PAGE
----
Unique Ramadan Traditions of the Gambia in West Africa

May, 01 2022

UIII.AC.ID, DEPOK - Ramadan is the ninth month of the Muslim lunar calendar and it is considered a holy month for Muslims all over the world. It is also the fourth pillar of Islam. It has double significance because it is the month that the Holy Quran was revealed to Prophet Muhammad SAW, during a night called the Night of Power or Laylatul Qadr. 

In this holy month, devoted Muslims all over the world endeavor to make themselves pure through rituals and spiritual observances.

Despite the homogeneousness in observing this month as Muslims, it is equally important to note that every Muslim community observes it differently starting from the preparation for the month, rituals observe during the month, and finally a celebration of Eid al-Fitri. 

In the Gambia, West Africa, people start preparing for Ramadan almost one-month prior, or at least a few weeks. Families will start buying enough food stock that could take them for the whole month. While the rich will extend help to the poor by providing them food because it is believed to be a month of blessings, every little act of Ibadah (religious deeds) done will be multiplied in rewards. 

On the 29th day of Shaaban, people all over the Gambia will start spotting the moon. If the moon is sighted within, information is shared across the country through the Supreme Islamic Council, a body responsible for Islamic religious matters in the Gambia. If it is not sighted across the country, we rely on our neighboring countries like Senegal, Mali, Mauritania, Guinea, and recently Saudi Arabia.

However, relying on the sighting of Saudi Arabia has created some sort of division among our scholars. Consequently people began to observe the month on different days as well as Eid. 

Knowing that I will spend this year Ramadan away, the first thing I thought of was how I will miss our traditional foods that are served during the month of Ramadan for Iftar like Porridge, Mbahal, Chicken Yassa, and many more. Though, I was not worried because this was not my first time observing Ramadan in Indonesia, this time it is in Depok.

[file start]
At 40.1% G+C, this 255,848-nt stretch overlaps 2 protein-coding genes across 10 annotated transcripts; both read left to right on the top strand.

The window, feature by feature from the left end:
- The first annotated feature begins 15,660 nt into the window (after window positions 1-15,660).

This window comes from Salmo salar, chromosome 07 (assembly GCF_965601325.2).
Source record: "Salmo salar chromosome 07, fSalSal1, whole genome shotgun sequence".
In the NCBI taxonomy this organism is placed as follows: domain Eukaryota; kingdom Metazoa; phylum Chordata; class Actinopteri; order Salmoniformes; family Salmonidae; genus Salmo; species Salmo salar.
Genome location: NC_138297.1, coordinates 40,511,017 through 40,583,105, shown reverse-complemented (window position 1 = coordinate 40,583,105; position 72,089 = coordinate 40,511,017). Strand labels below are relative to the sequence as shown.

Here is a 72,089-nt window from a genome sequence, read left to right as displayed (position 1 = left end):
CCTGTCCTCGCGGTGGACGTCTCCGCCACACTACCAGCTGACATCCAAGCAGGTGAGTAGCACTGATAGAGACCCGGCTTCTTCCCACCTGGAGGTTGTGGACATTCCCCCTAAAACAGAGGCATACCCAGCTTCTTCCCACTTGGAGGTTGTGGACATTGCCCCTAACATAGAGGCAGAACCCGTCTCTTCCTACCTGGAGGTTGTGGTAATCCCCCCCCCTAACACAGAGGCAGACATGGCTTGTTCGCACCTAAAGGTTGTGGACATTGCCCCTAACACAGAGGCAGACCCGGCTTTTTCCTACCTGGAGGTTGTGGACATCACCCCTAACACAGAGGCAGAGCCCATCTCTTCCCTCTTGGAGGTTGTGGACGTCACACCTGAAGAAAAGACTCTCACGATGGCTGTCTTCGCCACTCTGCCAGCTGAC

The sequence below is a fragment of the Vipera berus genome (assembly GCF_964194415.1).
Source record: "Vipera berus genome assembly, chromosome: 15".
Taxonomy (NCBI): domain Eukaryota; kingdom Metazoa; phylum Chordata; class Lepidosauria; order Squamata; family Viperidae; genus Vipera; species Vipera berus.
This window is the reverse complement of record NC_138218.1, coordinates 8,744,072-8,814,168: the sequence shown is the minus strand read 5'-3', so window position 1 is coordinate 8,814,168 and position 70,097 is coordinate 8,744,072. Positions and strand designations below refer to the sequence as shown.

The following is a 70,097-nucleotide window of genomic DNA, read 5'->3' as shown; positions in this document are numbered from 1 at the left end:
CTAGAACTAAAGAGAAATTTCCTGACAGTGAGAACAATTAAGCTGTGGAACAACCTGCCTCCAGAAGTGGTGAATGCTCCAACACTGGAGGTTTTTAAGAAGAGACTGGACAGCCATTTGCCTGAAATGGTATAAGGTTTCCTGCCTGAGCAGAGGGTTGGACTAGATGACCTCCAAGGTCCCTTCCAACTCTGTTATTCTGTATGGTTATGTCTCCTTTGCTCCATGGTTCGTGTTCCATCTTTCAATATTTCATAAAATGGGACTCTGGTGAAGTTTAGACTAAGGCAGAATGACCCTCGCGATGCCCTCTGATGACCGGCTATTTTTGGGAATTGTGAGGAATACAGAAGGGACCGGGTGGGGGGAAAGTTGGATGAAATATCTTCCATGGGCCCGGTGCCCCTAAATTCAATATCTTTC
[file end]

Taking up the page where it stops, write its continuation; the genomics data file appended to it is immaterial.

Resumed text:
There are not much of differences between Indonesia and the Gambia. But if there are, there will be the food and how they are served to people. They are more or less the same in being friendly, kind, and welcoming. In the Gambia, we eat in a family style because it is believed that eating together on the same plates unites people and strengthens the bond between families. I thought I will miss this practice during my stay at UIII, but fortunately, with the diverse community of students on campus, I happen to share this experience with some brothers. 

I have to say there is not much of a difference except for the weather as South Tangerang is rather hot while Depok is a bit warm, as a result, I hold the view that there will be none even if I am to observe it elsewhere in Indonesia. 

My reasons are, on average Indonesian people are accommodating and friendly which is not limited to one area of the country as such I hold the view it will not make any difference. Generally, food is not my problem while staying in Indonesia, because I am used to most Indonesian foods. But in the months of Ramadan, I prefer to cook as it is a culture for me. 

Additionally, my best moments about this Ramadan are that I can share my meals with friends and introduce some international student colleagues as well as local students to some of our Gambian meals that I prepare, because I love sharing, and this makes me happier to be able to share with my friends and live like one big family in the student dormitory. 

Finally, as the months come to an end, it reminded me of how Idul Fitri was celebrated in the Gambia. By this time, people are preparing for the feast by buying new clothes to wear during the day of the feast. On Koriteh morning Gambian men wearing their newest Kaftans and women wearing the latest Grand Mbubas go for a short prayer at their local mosques and listen to a quick sermon in the morning around 10 a.m. 

Giving alms is expected so you will often find physically challenged people outside mosques. Later the day family members will visit each other and children will be knocking at the doors of neighbors for courtesy visits and ask for "Salibo" (money or sweets) which is perhaps similar to what children do in the West on Halloween. 

By Abdou Barrow, MA student at the  Department of Education, UIII  from the Gambia.